Validity and Reliability of the Communication and Symbolic Behavior Scales Developmental Profile With Very Young Children Three studies were conducted to evaluate the validity and reliability of the three measures of the Communication and Symbolic Behavior Scales Developmental Profile (CSBS DP): (1) a one-page parent-report checklist; (2) a four-page followup caregiver questionnaire (CQ); and (3) a behavior sample (BS), which is a face-to-face evaluation of the ... Article/Report
Article/Report  |   December 2002
Validity and Reliability of the Communication and Symbolic Behavior Scales Developmental Profile With Very Young Children
 
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Research Issues, Methods & Evidence-Based Practice / Language
Article/Report   |   December 2002
Validity and Reliability of the Communication and Symbolic Behavior Scales Developmental Profile With Very Young Children
Journal of Speech, Language, and Hearing Research, December 2002, Vol. 45, 1202-1218. doi:10.1044/1092-4388(2002/097)
History: Received January 3, 2002 , Accepted June 24, 2002
 
Journal of Speech, Language, and Hearing Research, December 2002, Vol. 45, 1202-1218. doi:10.1044/1092-4388(2002/097)
History: Received January 3, 2002; Accepted June 24, 2002
Web of Science® Times Cited: 56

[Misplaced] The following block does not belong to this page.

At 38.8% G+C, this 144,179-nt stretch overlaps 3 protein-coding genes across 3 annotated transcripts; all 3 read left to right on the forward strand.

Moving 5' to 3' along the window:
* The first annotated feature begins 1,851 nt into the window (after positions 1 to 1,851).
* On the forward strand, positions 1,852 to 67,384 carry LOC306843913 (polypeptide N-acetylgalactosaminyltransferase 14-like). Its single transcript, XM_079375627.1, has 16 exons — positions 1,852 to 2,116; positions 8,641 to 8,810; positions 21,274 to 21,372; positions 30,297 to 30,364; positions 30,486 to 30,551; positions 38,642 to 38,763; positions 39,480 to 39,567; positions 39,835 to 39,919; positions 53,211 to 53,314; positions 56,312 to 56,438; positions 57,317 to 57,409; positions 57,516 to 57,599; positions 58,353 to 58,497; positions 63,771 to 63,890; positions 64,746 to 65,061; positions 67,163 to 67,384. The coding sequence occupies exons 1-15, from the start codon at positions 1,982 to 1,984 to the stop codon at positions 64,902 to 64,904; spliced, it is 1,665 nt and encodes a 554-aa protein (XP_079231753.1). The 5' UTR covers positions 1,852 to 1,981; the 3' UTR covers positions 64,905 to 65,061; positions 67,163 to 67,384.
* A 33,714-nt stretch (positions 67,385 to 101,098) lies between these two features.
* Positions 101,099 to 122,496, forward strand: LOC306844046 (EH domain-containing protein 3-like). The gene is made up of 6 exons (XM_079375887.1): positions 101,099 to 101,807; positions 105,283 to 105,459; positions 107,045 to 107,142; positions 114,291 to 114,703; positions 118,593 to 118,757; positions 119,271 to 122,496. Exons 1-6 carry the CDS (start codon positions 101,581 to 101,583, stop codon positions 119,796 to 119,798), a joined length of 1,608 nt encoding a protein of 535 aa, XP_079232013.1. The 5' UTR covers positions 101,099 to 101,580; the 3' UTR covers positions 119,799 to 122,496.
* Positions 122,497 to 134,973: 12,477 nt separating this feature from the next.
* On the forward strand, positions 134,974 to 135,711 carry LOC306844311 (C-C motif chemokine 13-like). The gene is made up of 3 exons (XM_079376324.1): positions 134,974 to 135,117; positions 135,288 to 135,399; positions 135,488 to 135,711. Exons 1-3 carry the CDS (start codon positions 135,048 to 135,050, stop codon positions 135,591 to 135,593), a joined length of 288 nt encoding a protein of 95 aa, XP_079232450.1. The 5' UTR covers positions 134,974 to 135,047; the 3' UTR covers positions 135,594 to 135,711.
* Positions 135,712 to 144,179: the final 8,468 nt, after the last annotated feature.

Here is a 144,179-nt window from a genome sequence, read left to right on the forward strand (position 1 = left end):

Three studies were conducted to evaluate the validity and reliability of the three measures of the Communication and Symbolic Behavior Scales Developmental Profile (CSBS DP): (1) a one-page parent-report checklist; (2) a four-page followup caregiver questionnaire (CQ); and (3) a behavior sample (BS), which is a face-to-face evaluation of the child. Participants for these studies were drawn from a pool of 603 children for the checklist and CQ (ages 6–24 months) and 364 children for the BS (ages 12–24 months). Study 1 examined the concurrent relationship of standard scores for the checklist, CQ, and BS. Large correlations were found between the checklist and CQ and moderate to large correlations were found between each of the parent report tools and the BS. Study 2 examined test-retest stability by comparing the raw and standard scores over a 4-month retest interval. The results indicated significantly greater retest raw scores but no significant differences between standard scores from test to retest for the checklist, CQ and BS, providing evidence that the three measures detect growth over short periods but produce relatively stable rankings of children. Study 3 examined the concurrent and predictive relationship of the three CSBS DP measures and children's outcomes on standardized tests of receptive and expressive language at 2 years of age. Moderate to large correlations were found between all of the CSBS DP measures and language outcomes at 2 years of age. Multiple regression analyses indicated that the three composites were a significant predictor of receptive and expressive language outcomes. The findings from these three studies support the use of the CSBS DP as a screening and evaluation tool for identifying children with developmental delays at 12 to 24 months of age.

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